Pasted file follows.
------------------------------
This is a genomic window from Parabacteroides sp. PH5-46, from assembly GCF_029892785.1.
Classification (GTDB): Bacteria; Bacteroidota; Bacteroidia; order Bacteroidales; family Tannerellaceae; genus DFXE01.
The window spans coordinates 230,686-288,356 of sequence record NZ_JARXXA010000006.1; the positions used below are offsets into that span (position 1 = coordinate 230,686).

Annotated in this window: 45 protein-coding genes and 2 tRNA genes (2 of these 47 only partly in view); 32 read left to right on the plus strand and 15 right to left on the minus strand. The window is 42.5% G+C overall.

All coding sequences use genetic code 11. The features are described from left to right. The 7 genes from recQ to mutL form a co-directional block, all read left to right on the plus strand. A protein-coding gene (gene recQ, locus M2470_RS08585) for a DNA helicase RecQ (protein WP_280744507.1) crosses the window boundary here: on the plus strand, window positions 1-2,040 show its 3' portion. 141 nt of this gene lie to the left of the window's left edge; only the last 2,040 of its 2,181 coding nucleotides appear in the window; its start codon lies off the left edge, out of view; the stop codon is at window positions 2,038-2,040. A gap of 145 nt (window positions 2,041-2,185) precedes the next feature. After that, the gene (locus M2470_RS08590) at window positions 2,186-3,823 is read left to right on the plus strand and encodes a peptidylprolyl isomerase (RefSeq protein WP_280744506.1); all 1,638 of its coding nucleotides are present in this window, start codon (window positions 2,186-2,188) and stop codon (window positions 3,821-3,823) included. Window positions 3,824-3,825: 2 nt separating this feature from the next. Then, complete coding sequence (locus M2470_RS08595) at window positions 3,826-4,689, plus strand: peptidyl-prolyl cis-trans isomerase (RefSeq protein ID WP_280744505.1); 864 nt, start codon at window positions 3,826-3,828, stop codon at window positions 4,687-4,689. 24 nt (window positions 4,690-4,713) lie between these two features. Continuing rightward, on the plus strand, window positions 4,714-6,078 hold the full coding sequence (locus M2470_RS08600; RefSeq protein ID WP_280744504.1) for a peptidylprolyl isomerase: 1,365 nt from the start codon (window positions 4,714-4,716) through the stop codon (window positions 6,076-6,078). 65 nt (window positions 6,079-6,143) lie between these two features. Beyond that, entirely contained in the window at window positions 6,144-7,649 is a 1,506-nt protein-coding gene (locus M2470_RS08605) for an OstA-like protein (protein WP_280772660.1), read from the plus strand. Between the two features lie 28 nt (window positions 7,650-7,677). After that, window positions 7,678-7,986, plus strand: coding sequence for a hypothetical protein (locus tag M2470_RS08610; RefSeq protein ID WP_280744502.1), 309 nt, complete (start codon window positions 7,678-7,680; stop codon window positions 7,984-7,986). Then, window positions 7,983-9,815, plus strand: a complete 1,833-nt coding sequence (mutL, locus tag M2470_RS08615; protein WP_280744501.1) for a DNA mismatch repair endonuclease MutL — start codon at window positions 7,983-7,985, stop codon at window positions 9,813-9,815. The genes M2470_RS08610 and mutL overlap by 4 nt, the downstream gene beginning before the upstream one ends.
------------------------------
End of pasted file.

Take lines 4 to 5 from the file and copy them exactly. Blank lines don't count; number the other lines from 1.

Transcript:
Annotated in this window: 45 protein-coding genes and 2 tRNA genes (2 of these 47 only partly in view); 32 read left to right on the plus strand and 15 right to left on the minus strand. The window is 42.5% G+C overall.

All coding sequences use genetic code 11. The features are described from left to right. The 7 genes from recQ to mutL form a co-directional block, all read left to right on the plus strand. A protein-coding gene (gene recQ, locus M2470_RS08585) for a DNA helicase RecQ (protein WP_280744507.1) crosses the window boundary here: on the plus strand, window positions 1-2,040 show its 3' portion. 141 nt of this gene lie to the left of the window's left edge; only the last 2,040 of its 2,181 coding nucleotides appear in the window; its start codon lies off the left edge, out of view; the stop codon is at window positions 2,038-2,040. A gap of 145 nt (window positions 2,041-2,185) precedes the next feature. After that, the gene (locus M2470_RS08590) at window positions 2,186-3,823 is read left to right on the plus strand and encodes a peptidylprolyl isomerase (RefSeq protein WP_280744506.1); all 1,638 of its coding nucleotides are present in this window, start codon (window positions 2,186-2,188) and stop codon (window positions 3,821-3,823) included. Window positions 3,824-3,825: 2 nt separating this feature from the next. Then, complete coding sequence (locus M2470_RS08595) at window positions 3,826-4,689, plus strand: peptidyl-prolyl cis-trans isomerase (RefSeq protein ID WP_280744505.1); 864 nt, start codon at window positions 3,826-3,828, stop codon at window positions 4,687-4,689. 24 nt (window positions 4,690-4,713) lie between these two features. Continuing rightward, on the plus strand, window positions 4,714-6,078 hold the full coding sequence (locus M2470_RS08600; RefSeq protein ID WP_280744504.1) for a peptidylprolyl isomerase: 1,365 nt from the start codon (window positions 4,714-4,716) through the stop codon (window positions 6,076-6,078). 65 nt (window positions 6,079-6,143) lie between these two features. Beyond that, entirely contained in the window at window positions 6,144-7,649 is a 1,506-nt protein-coding gene (locus M2470_RS08605) for an OstA-like protein (protein WP_280772660.1), read from the plus strand. Between the two features lie 28 nt (window positions 7,650-7,677). After that, window positions 7,678-7,986, plus strand: coding sequence for a hypothetical protein (locus tag M2470_RS08610; RefSeq protein ID WP_280744502.1), 309 nt, complete (start codon window positions 7,678-7,680; stop codon window positions 7,984-7,986). Then, window positions 7,983-9,815, plus strand: a complete 1,833-nt coding sequence (mutL, locus tag M2470_RS08615; protein WP_280744501.1) for a DNA mismatch repair endonuclease MutL — start codon at window positions 7,983-7,985, stop codon at window positions 9,813-9,815. The genes M2470_RS08610 and mutL overlap by 4 nt, the downstream gene beginning before the upstream one ends.